Dopamine and visually regulated eye growth in chick

Peng, Chien-Chun (2009) Dopamine and visually regulated eye growth in chick. Masters by Research thesis, Queensland University of Technology.


Retinal image properties such as contrast and spatial frequency play important roles in the development of normal vision. For example, visual environments comprised solely of low contrast and/or low spatial frequencies induce myopia. The visual image is processed by the retina and it then locally controls eye growth. In terms of the retinal neurotransmitters that link visual stimuli to eye growth, there is strong evidence to suggest involvement of the retinal dopamine (DA) system. For example, effectively increasing retinal DA levels by using DA agonists can suppress the development of form-deprivation myopia (FDM). However, whether visual feedback controls eye growth by modulating retinal DA release, and/or some other factors, is still being elucidated. This thesis is chiefly concerned with the relationship between the dopaminergic system and retinal image properties in eye growth control. More specifically, whether the amount of retinal DA release reduces as the complexity of the image degrades was determined. For example, we investigated whether the level of retinal DA release decreased as image contrast decreased. In addition, the effects of spatial frequency, spatial energy distribution slope, and spatial phase on retinal DA release and eye growth were examined. When chicks were 8-days-old, a cone-lens imaging system was applied monocularly (+30 D, 3.3 cm cone). A short-term treatment period (6 hr) and a longer-term treatment period (4.5 days) were used. The short-term treatment tests for the acute reduction in DA release by the visual stimulus, as is seen with diffusers and lenses, whereas the 4.5 day point tests for reduction in DA release after more prolonged exposure to the visual stimulus. In the contrast study, 1.35 cyc/deg square wave grating targets of 95%, 67%, 45%, 12% or 4.2% contrast were used. Blank (0% contrast) targets were included for comparison. In the spatial frequency study, both sine and square wave grating targets with either 0.017 cyc/deg and 0.13 cyc/deg fundamental spatial frequencies and 95% contrast were used. In the spectral slope study, 30% root-mean-squared (RMS) contrast fractal noise targets with spectral fall-off of 1/f0.5, 1/f and 1/f2 were used. In the spatial alignment study, a structured Maltese cross (MX) target, a structured circular patterned (C) target and the scrambled versions of these two targets (SMX and SC) were used. Each treatment group comprised 6 chicks for ocular biometry (refraction and ocular dimension measurement) and 4 for analysis of retinal DA release. Vitreal dihydroxyphenylacetic acid (DOPAC) was analysed through ion-paired reversed phase high performance liquid chromatography with electrochemical detection (HPLC-ED), as a measure of retinal DA release. For the comparison between retinal DA release and eye growth, large reductions in retinal DA release possibly due to the decreased light level inside the cone-lens imaging system were observed across all treated eyes while only those exposed to low contrast, low spatial frequency sine wave grating, 1/f2, C and SC targets had myopic shifts in refraction. Amongst these treatment groups, no acute effect was observed and longer-term effects were only found in the low contrast and 1/f2 groups. These findings suggest that retinal DA release does not causally link visual stimuli properties to eye growth, and these target induced changes in refractive development are not dependent on the level of retinal DA release. Retinal dopaminergic cells might be affected indirectly via other retinal cells that immediately respond to changes in the image contrast of the retinal image.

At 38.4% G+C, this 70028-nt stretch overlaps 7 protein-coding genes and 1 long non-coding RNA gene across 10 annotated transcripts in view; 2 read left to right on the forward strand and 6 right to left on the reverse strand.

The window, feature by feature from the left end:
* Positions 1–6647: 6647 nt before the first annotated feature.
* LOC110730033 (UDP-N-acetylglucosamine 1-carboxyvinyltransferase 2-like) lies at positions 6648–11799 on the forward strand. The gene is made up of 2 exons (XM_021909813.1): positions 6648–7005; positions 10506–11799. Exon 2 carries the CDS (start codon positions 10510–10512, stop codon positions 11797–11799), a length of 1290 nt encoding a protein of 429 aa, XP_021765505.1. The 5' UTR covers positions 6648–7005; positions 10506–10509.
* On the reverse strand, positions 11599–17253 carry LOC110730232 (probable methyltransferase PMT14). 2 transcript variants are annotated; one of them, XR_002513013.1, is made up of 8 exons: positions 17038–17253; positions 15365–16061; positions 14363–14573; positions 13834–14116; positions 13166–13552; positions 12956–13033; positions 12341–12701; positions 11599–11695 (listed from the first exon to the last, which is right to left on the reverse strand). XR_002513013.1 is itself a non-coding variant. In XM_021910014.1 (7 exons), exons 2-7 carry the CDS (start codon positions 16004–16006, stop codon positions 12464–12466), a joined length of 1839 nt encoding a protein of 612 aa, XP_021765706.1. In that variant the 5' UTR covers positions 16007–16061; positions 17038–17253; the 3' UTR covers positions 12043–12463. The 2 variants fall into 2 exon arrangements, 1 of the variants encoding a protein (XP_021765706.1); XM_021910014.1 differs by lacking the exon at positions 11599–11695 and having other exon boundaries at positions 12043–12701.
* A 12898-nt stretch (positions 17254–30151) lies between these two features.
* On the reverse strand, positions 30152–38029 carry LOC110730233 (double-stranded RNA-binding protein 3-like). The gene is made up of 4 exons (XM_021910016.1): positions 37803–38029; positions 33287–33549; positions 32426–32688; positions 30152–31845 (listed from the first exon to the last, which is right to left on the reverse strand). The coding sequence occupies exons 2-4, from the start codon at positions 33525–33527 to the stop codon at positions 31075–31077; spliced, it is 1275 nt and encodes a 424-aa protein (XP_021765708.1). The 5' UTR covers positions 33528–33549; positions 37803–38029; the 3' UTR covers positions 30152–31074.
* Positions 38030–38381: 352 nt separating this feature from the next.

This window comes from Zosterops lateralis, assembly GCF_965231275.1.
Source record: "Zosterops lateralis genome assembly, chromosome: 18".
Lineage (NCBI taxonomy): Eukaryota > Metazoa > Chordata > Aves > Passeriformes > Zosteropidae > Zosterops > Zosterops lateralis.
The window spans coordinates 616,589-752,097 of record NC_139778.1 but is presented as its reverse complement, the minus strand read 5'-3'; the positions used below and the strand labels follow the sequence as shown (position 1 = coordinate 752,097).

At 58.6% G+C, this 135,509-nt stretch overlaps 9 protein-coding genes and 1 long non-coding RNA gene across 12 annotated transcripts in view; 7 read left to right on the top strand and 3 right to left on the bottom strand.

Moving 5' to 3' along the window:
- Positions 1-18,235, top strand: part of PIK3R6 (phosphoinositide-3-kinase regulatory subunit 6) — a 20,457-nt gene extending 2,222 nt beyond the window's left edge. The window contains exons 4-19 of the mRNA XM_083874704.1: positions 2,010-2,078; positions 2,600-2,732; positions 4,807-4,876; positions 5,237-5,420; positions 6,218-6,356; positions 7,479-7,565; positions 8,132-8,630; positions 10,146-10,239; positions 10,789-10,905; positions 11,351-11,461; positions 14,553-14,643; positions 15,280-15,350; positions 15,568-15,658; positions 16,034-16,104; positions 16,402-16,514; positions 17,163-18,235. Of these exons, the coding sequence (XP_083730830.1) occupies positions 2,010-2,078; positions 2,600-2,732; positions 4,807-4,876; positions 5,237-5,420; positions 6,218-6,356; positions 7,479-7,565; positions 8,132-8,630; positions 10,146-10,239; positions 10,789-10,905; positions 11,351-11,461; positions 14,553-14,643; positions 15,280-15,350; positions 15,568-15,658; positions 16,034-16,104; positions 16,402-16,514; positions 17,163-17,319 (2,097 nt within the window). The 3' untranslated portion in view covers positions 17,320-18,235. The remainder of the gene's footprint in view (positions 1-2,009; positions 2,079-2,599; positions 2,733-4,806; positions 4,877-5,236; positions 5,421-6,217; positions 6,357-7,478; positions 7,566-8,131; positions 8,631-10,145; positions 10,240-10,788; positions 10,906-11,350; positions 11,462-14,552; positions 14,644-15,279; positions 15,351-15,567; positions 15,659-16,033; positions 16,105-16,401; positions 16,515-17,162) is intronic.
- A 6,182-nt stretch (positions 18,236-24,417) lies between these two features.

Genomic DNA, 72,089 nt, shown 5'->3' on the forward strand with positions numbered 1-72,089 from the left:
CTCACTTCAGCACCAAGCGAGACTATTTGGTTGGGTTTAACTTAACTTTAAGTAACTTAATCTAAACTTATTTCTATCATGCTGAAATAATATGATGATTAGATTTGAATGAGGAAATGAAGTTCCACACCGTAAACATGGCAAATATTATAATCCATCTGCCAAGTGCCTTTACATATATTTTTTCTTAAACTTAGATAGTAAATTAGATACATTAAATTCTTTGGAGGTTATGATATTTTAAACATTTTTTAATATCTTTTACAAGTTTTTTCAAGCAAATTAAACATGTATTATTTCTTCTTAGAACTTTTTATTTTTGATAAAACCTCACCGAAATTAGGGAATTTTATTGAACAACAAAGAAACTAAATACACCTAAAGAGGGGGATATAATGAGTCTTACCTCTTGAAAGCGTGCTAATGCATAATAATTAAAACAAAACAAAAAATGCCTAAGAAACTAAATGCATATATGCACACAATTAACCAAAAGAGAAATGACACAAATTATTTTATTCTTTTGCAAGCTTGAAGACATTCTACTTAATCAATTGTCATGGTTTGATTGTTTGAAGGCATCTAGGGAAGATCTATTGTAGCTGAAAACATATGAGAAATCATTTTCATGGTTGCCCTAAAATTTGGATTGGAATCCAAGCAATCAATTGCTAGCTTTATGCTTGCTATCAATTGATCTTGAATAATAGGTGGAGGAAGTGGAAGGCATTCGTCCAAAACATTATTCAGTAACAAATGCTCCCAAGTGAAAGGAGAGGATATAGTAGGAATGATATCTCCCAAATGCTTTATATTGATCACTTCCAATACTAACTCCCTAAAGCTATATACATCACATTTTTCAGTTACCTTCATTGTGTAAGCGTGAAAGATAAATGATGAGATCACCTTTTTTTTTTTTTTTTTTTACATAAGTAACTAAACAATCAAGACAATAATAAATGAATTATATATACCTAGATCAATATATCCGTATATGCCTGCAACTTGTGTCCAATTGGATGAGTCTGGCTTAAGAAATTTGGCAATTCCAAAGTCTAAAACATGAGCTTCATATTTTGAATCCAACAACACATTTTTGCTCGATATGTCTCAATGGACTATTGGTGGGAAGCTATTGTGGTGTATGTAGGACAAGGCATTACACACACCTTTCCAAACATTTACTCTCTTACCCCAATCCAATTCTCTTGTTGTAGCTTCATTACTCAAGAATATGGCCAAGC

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ID Code: 28556
Item Type: QUT Thesis (Masters by Research)
Supervisor: Schmid, Katrina & Hartfield, Perry
Keywords: dopamine, eye growth, chick
Divisions: Current > QUT Faculties and Divisions > Faculty of Health
Current > Institutes > Institute of Health and Biomedical Innovation
Institution: Queensland University of Technology
Deposited On: 10 Nov 2009 23:18
Last Modified: 22 Jun 2017 14:41

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